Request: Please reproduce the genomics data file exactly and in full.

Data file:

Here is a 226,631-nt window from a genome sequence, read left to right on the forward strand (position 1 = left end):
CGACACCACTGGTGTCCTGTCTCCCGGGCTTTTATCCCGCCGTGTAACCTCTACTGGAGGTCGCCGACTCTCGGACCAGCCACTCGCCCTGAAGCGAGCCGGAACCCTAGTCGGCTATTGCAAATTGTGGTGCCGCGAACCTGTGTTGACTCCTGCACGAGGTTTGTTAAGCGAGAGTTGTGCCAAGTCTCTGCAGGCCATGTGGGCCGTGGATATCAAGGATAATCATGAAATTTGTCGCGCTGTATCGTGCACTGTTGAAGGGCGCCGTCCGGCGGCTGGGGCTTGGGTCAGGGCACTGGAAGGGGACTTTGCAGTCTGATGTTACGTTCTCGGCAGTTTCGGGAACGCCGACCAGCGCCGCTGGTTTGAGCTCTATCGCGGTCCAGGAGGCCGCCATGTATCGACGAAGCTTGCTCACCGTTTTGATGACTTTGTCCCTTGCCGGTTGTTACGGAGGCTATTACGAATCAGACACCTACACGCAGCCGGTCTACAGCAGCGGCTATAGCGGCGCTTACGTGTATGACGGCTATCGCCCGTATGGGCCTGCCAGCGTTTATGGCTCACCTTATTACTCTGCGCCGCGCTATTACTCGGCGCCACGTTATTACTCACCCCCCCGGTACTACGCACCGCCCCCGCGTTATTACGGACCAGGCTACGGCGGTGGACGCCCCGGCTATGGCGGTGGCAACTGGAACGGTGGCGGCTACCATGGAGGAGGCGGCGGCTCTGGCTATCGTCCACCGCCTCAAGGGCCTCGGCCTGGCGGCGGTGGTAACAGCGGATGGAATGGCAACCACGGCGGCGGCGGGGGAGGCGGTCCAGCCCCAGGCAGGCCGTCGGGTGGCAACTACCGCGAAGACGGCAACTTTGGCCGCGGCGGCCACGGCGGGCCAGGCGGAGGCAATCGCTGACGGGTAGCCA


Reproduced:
Here is a 226,631-nt window from a genome sequence, read left to right on the forward strand (position 1 = left end):
CGACACCACTGGTGTCCTGTCTCCCGGGCTTTTATCCCGCCGTGTAACCTCTACTGGAGGTCGCCGACTCTCGGACCAGCCACTCGCCCTGAAGCGAGCCGGAACCCTAGTCGGCTATTGCAAATTGTGGTGCCGCGAACCTGTGTTGACTCCTGCACGAGGTTTGTTAAGCGAGAGTTGTGCCAAGTCTCTGCAGGCCATGTGGGCCGTGGATATCAAGGATAATCATGAAATTTGTCGCGCTGTATCGTGCACTGTTGAAGGGCGCCGTCCGGCGGCTGGGGCTTGGGTCAGGGCACTGGAAGGGGACTTTGCAGTCTGATGTTACGTTCTCGGCAGTTTCGGGAACGCCGACCAGCGCCGCTGGTTTGAGCTCTATCGCGGTCCAGGAGGCCGCCATGTATCGACGAAGCTTGCTCACCGTTTTGATGACTTTGTCCCTTGCCGGTTGTTACGGAGGCTATTACGAATCAGACACCTACACGCAGCCGGTCTACAGCAGCGGCTATAGCGGCGCTTACGTGTATGACGGCTATCGCCCGTATGGGCCTGCCAGCGTTTATGGCTCACCTTATTACTCTGCGCCGCGCTATTACTCGGCGCCACGTTATTACTCACCCCCCCGGTACTACGCACCGCCCCCGCGTTATTACGGACCAGGCTACGGCGGTGGACGCCCCGGCTATGGCGGTGGCAACTGGAACGGTGGCGGCTACCATGGAGGAGGCGGCGGCTCTGGCTATCGTCCACCGCCTCAAGGGCCTCGGCCTGGCGGCGGTGGTAACAGCGGATGGAATGGCAACCACGGCGGCGGCGGGGGAGGCGGTCCAGCCCCAGGCAGGCCGTCGGGTGGCAACTACCGCGAAGACGGCAACTTTGGCCGCGGCGGCCACGGCGGGCCAGGCGGAGGCAATCGCTGACGGGTAGCCA